While there is hardly any need to highlight the technical issues associated with architecture, the social aspects that continue to have ever-increasing influence cannot be ignored, Uttangi asserts. There is no doubt that there are team members who feel used, left out or ill-treated in almost all projects, particularly when the question of their involvement in the system's architecture comes.
"The problems are exacerbated by ever-growing size of teams, integration of cultures and faster turnover rates, increasing complexity and cross-technology interoperability concerns. If issues of stakeholder involvement, assimilation of ideas, recognizing contributions and mutual support issues are systematically, yet informally addressed, results can be pleasantly surprising," Uttangi states in his conclusion.
The Heart of Organization
At Investec, such thinking is more than just speculative. Enterprise architecture at Investec is viewed as a pyramid, with culture (or behaviour) at the bottom, where it informs the social architecture, which sits on top of it. This social architecture in turn plays a big role in influencing the information architecture, determined by information needed from both the external environment (what the competition is doing and so forth), and also from internal sources. In order to make decisions the "social architecture" needs information. Many of the decisions revolve about the business model in play in the organization and go to the heart of the purpose of the organization.
The information architecture then feeds into the business model, which influences the applications, which in turn influence the nature and volume of data. At the top, finally, is the technology. In Shapiro's eyes therefore, starting with the technology is to ignore everything but the tip of the iceberg.
Instead, it is vital to account for culture in developing the architecture. Culture distinguishes between "okay" behaviour and "not okay" behaviour amongst groups of people in the context of the society or organization, he says. This sets the foundation for all decision making. The enterprise is a "melting pot" of influences and negotiations, which eventually form distinct observable patterns. These repeated patterns and ways of making decisions are reflected in organizational structures and formal and informal reporting lines.
Recognizing how resistant organizations with strong cultures can be to change, Shapiro says enterprise architects should use every tool at their disposal to create a common view or vision before embarking on significant change or any new development. The starting point should be the development of a common "language" or "meta-model", ideally recorded in an electronic form that makes it amenable to rigorous, automated analysis.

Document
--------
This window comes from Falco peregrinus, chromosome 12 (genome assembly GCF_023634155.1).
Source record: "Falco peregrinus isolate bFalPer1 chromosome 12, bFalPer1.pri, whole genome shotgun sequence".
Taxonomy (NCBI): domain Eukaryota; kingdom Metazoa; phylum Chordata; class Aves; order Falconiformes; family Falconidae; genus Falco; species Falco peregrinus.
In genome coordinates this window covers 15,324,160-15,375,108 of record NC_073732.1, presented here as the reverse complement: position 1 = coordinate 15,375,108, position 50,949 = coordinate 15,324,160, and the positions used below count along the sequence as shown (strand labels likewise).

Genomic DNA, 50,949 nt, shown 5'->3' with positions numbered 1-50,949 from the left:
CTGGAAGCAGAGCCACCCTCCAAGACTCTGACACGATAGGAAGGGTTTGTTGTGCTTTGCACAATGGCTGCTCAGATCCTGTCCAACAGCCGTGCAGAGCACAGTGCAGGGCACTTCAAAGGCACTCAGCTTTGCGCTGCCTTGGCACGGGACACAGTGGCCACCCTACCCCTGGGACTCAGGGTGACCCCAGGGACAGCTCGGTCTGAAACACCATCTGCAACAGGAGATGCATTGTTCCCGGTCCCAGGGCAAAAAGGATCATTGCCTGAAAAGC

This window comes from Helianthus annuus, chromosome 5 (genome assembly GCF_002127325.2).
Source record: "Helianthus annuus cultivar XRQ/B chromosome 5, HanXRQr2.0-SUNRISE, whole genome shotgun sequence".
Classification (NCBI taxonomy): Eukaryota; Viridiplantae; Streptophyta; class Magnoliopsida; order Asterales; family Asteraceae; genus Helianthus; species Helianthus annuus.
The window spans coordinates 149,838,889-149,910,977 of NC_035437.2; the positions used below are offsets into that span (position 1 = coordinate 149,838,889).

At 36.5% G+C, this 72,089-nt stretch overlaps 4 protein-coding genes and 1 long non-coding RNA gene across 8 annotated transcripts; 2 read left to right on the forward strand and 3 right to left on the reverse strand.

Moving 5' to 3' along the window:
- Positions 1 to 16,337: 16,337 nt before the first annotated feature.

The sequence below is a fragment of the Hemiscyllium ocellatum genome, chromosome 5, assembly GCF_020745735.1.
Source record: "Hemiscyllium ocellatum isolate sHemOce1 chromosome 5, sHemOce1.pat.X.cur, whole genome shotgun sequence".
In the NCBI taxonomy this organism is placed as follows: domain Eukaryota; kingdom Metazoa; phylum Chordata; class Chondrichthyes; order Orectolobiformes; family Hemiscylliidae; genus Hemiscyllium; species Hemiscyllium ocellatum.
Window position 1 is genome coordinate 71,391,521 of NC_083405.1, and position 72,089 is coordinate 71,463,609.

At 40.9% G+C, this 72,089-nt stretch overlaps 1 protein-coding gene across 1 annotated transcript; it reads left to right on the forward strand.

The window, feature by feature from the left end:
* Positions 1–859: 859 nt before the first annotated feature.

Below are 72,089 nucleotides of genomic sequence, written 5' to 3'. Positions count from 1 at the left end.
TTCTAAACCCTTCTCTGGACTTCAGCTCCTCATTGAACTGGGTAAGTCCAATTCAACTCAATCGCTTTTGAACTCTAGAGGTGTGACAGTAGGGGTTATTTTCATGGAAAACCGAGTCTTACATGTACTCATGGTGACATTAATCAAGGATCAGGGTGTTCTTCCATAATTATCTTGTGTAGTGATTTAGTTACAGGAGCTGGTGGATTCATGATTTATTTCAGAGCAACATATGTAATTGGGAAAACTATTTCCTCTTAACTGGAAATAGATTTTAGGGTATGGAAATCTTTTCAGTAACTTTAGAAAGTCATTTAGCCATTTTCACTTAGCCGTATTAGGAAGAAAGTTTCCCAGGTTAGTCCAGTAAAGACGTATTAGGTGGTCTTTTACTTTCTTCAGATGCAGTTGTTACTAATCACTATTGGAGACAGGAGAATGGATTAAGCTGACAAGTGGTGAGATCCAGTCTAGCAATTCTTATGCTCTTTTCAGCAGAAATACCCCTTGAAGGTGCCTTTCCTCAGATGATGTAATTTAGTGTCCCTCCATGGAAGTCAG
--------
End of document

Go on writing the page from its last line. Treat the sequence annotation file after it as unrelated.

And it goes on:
After all, the purpose of the EA is to communicate in order to expose our "mental models", he says. "People frequently misunderstand each other because they can use the same words while meaning different things. Similarly, the same words can create different mental images in people's minds. Until you can explain those different models by using a common language, you will create only misunderstanding. And since every organization is unique, the framework used to describe the organization should be unique. Using object-domain models to document the discussions around this framework naturally exposes some of the unique organizational DNA.
"We concentrate on language a lot in the work that we do in Investec on enterprise architecture, because the language - the way in which we say things and the words that we use - actually becomes the framework itself," Shapiro says. "And we use an object domain model which derives from the object world of the 1990s, to document the discussions that we have about the framework.
"That term 'object domain model' has got analogies in other fields. In the heyday of artificial intelligence we would have called it the 'semantic database'. So now if you go and have workshops across the organization, the purpose is to flesh out the semantic model or framework: looking at the language that we use - especially for the relationships between objects - in the object domain model does exactly the same thing."
Shapiro says that although the framework to record business processes does little to reveal the organizational DNA, the bottom layers of the pyramid reveal much about its nature. For example at Investec the object domain model shows that a business area consists of people, and people belong to a business area. Those people have differing roles, but as a people-centric organization, there is no sense of role hierarchy in the organization. A hierarchically-centric organization would have a very different diagram.
"In our place it is a hotly contested area; you need to listen to the words that you use. For instance, take the fact that the business area consists of people who fill roles - we insist in the discussion that it is recorded like that: the business area consists of people, people just happen to have a bunch of roles. We are insistent on describing it that way because this is really part of the culture that we hold very, very dear. So when we look at an HR system, if it talks of building an organizational hierarchy of 'posts' and filling them with 'full-time equivalents', the language really jars."